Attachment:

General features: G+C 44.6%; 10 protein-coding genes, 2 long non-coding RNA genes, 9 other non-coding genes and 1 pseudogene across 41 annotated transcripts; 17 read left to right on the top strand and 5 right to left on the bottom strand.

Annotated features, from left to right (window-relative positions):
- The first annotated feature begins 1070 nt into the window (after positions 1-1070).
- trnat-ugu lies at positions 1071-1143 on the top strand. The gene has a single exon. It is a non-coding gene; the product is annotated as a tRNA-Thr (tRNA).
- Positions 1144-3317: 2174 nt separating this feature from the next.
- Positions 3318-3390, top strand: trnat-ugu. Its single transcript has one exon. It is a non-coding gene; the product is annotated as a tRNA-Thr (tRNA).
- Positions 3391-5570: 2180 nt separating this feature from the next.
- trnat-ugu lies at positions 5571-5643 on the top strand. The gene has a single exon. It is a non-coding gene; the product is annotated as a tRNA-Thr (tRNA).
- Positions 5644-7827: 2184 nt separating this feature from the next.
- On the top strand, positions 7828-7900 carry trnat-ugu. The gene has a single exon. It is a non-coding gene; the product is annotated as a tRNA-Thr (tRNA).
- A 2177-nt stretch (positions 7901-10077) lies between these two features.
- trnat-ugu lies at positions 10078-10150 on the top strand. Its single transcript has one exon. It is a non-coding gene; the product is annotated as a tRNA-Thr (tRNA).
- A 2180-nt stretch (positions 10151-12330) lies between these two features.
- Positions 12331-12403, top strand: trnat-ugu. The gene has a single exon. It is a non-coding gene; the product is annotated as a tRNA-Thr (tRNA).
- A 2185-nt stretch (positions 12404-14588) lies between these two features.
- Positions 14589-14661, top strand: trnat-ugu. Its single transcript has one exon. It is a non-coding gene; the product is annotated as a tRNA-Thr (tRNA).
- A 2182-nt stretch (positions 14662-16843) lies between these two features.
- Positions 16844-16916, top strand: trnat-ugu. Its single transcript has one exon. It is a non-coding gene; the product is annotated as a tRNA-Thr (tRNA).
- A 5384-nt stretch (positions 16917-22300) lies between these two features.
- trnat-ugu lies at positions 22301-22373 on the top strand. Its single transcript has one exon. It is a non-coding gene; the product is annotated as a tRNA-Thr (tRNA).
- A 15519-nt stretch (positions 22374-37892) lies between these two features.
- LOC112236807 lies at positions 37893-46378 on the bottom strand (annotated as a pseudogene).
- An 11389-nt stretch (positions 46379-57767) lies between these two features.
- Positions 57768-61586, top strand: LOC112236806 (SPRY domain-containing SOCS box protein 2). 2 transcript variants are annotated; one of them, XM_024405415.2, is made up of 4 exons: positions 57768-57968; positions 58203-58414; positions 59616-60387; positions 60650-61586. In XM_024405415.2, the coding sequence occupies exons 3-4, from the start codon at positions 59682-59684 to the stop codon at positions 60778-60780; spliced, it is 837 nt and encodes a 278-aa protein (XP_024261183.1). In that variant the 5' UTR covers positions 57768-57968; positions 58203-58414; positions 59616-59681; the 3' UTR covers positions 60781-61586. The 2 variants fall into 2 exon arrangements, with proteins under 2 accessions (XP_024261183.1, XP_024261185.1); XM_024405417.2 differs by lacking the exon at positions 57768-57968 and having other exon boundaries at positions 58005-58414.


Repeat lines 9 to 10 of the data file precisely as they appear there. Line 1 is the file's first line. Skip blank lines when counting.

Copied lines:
- Positions 5644-7827: 2184 nt separating this feature from the next.
- On the top strand, positions 7828-7900 carry trnat-ugu. The gene has a single exon. It is a non-coding gene; the product is annotated as a tRNA-Thr (tRNA).